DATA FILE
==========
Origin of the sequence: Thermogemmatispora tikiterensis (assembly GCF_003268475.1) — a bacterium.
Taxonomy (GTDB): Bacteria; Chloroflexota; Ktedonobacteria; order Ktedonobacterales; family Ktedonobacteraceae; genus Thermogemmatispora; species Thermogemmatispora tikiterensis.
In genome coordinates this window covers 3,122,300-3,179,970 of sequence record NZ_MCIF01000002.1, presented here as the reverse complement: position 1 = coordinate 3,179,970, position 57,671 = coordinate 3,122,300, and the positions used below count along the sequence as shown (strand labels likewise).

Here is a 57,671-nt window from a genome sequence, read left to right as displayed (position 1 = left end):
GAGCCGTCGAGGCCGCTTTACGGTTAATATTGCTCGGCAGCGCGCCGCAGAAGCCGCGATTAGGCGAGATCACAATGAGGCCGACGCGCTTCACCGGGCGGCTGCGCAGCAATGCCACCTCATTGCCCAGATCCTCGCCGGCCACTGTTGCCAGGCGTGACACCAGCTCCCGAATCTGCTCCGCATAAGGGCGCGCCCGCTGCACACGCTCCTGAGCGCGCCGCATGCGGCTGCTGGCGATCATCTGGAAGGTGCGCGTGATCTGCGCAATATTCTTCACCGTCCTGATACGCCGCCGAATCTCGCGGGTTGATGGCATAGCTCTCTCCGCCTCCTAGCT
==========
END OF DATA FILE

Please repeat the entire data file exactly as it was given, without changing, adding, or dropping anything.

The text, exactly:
Origin of the sequence: Thermogemmatispora tikiterensis (assembly GCF_003268475.1) — a bacterium.
Taxonomy (GTDB): Bacteria; Chloroflexota; Ktedonobacteria; order Ktedonobacterales; family Ktedonobacteraceae; genus Thermogemmatispora; species Thermogemmatispora tikiterensis.
In genome coordinates this window covers 3,122,300-3,179,970 of sequence record NZ_MCIF01000002.1, presented here as the reverse complement: position 1 = coordinate 3,179,970, position 57,671 = coordinate 3,122,300, and the positions used below count along the sequence as shown (strand labels likewise).

Here is a 57,671-nt window from a genome sequence, read left to right as displayed (position 1 = left end):
GAGCCGTCGAGGCCGCTTTACGGTTAATATTGCTCGGCAGCGCGCCGCAGAAGCCGCGATTAGGCGAGATCACAATGAGGCCGACGCGCTTCACCGGGCGGCTGCGCAGCAATGCCACCTCATTGCCCAGATCCTCGCCGGCCACTGTTGCCAGGCGTGACACCAGCTCCCGAATCTGCTCCGCATAAGGGCGCGCCCGCTGCACACGCTCCTGAGCGCGCCGCATGCGGCTGCTGGCGATCATCTGGAAGGTGCGCGTGATCTGCGCAATATTCTTCACCGTCCTGATACGCCGCCGAATCTCGCGGGTTGATGGCATAGCTCTCTCCGCCTCCTAGCT